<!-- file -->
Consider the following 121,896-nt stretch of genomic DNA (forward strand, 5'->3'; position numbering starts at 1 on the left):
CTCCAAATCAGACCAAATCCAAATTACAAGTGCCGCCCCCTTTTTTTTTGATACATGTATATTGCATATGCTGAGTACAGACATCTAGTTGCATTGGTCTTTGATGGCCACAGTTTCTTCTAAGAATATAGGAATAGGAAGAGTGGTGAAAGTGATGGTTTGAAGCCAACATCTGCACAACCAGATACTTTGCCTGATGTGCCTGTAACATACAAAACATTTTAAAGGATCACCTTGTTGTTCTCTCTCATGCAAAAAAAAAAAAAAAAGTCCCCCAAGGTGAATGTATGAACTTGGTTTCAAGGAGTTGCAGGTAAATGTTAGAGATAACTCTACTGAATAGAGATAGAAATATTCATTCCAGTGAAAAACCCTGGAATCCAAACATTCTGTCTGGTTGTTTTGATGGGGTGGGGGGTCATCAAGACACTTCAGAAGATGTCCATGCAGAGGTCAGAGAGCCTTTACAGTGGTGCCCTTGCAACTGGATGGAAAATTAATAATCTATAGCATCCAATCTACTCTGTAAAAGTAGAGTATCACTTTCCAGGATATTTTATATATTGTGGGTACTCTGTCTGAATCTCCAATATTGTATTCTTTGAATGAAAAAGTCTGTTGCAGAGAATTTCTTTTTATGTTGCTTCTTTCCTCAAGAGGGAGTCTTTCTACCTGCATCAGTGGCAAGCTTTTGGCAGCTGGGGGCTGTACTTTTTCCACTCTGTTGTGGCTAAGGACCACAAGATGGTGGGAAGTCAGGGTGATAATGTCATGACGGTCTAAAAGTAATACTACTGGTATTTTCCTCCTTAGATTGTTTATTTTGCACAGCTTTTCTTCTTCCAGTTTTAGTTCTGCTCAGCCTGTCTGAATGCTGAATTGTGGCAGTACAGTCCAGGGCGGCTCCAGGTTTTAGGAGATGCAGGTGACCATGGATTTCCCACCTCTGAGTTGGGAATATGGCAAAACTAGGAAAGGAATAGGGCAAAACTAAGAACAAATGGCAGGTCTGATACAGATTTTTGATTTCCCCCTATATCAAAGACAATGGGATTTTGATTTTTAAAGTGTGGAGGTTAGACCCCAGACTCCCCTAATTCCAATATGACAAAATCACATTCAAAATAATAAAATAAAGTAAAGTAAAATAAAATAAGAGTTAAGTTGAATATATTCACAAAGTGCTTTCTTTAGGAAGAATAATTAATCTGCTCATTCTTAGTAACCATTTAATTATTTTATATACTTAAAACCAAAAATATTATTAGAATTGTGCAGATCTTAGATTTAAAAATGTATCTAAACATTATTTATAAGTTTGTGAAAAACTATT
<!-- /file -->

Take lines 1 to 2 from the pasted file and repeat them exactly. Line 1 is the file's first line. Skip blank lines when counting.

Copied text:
Consider the following 121,896-nt stretch of genomic DNA (forward strand, 5'->3'; position numbering starts at 1 on the left):
CTCCAAATCAGACCAAATCCAAATTACAAGTGCCGCCCCCTTTTTTTTTGATACATGTATATTGCATATGCTGAGTACAGACATCTAGTTGCATTGGTCTTTGATGGCCACAGTTTCTTCTAAGAATATAGGAATAGGAAGAGTGGTGAAAGTGATGGTTTGAAGCCAACATCTGCACAACCAGATACTTTGCCTGATGTGCCTGTAACATACAAAACATTTTAAAGGATCACCTTGTTGTTCTCTCTCATGCAAAAAAAAAAAAAAAAGTCCCCCAAGGTGAATGTATGAACTTGGTTTCAAGGAGTTGCAGGTAAATGTTAGAGATAACTCTACTGAATAGAGATAGAAATATTCATTCCAGTGAAAAACCCTGGAATCCAAACATTCTGTCTGGTTGTTTTGATGGGGTGGGGGGTCATCAAGACACTTCAGAAGATGTCCATGCAGAGGTCAGAGAGCCTTTACAGTGGTGCCCTTGCAACTGGATGGAAAATTAATAATCTATAGCATCCAATCTACTCTGTAAAAGTAGAGTATCACTTTCCAGGATATTTTATATATTGTGGGTACTCTGTCTGAATCTCCAATATTGTATTCTTTGAATGAAAAAGTCTGTTGCAGAGAATTTCTTTTTATGTTGCTTCTTTCCTCAAGAGGGAGTCTTTCTACCTGCATCAGTGGCAAGCTTTTGGCAGCTGGGGGCTGTACTTTTTCCACTCTGTTGTGGCTAAGGACCACAAGATGGTGGGAAGTCAGGGTGATAATGTCATGACGGTCTAAAAGTAATACTACTGGTATTTTCCTCCTTAGATTGTTTATTTTGCACAGCTTTTCTTCTTCCAGTTTTAGTTCTGCTCAGCCTGTCTGAATGCTGAATTGTGGCAGTACAGTCCAGGGCGGCTCCAGGTTTTAGGAGATGCAGGTGACCATGGATTTCCCACCTCTGAGTTGGGAATATGGCAAAACTAGGAAAGGAATAGGGCAAAACTAAGAACAAATGGCAGGTCTGATACAGATTTTTGATTTCCCCCTATATCAAAGACAATGGGATTTTGATTTTTAAAGTGTGGAGGTTAGACCCCAGACTCCCCTAATTCCAATATGACAAAATCACATTCAAAATAATAAAATAAAGTAAAGTAAAATAAAATAAGAGTTAAGTTGAATATATTCACAAAGTGCTTTCTTTAGGAAGAATAATTAATCTGCTCATTCTTAGTAACCATTTAATTATTTTATATACTTAAAACCAAAAATATTATTAGAATTGTGCAGATCTTAGATTTAAAAATGTATCTAAACATTATTTATAAGTTTGTGAAAAACTATT